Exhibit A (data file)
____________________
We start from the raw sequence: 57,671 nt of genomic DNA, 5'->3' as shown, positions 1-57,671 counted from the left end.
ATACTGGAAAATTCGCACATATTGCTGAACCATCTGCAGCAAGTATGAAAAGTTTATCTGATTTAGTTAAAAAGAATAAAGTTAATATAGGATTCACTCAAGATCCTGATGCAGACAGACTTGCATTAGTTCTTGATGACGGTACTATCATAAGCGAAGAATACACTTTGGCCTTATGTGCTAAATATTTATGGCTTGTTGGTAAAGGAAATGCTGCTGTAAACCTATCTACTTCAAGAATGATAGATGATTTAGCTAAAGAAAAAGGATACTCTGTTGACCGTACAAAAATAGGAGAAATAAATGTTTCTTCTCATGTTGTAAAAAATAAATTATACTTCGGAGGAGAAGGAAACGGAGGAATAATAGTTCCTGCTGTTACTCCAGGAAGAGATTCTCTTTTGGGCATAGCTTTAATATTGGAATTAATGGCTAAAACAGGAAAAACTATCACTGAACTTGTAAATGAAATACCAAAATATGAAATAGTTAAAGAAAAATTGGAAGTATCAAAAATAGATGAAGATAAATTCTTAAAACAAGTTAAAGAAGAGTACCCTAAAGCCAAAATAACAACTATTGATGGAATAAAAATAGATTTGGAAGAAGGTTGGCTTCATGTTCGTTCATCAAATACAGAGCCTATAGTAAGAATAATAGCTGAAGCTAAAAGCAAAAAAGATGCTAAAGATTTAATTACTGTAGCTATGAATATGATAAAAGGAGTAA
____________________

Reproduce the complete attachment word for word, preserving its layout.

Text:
We start from the raw sequence: 57,671 nt of genomic DNA, 5'->3' as shown, positions 1-57,671 counted from the left end.
ATACTGGAAAATTCGCACATATTGCTGAACCATCTGCAGCAAGTATGAAAAGTTTATCTGATTTAGTTAAAAAGAATAAAGTTAATATAGGATTCACTCAAGATCCTGATGCAGACAGACTTGCATTAGTTCTTGATGACGGTACTATCATAAGCGAAGAATACACTTTGGCCTTATGTGCTAAATATTTATGGCTTGTTGGTAAAGGAAATGCTGCTGTAAACCTATCTACTTCAAGAATGATAGATGATTTAGCTAAAGAAAAAGGATACTCTGTTGACCGTACAAAAATAGGAGAAATAAATGTTTCTTCTCATGTTGTAAAAAATAAATTATACTTCGGAGGAGAAGGAAACGGAGGAATAATAGTTCCTGCTGTTACTCCAGGAAGAGATTCTCTTTTGGGCATAGCTTTAATATTGGAATTAATGGCTAAAACAGGAAAAACTATCACTGAACTTGTAAATGAAATACCAAAATATGAAATAGTTAAAGAAAAATTGGAAGTATCAAAAATAGATGAAGATAAATTCTTAAAACAAGTTAAAGAAGAGTACCCTAAAGCCAAAATAACAACTATTGATGGAATAAAAATAGATTTGGAAGAAGGTTGGCTTCATGTTCGTTCATCAAATACAGAGCCTATAGTAAGAATAATAGCTGAAGCTAAAAGCAAAAAAGATGCTAAAGATTTAATTACTGTAGCTATGAATATGATAAAAGGAGTAA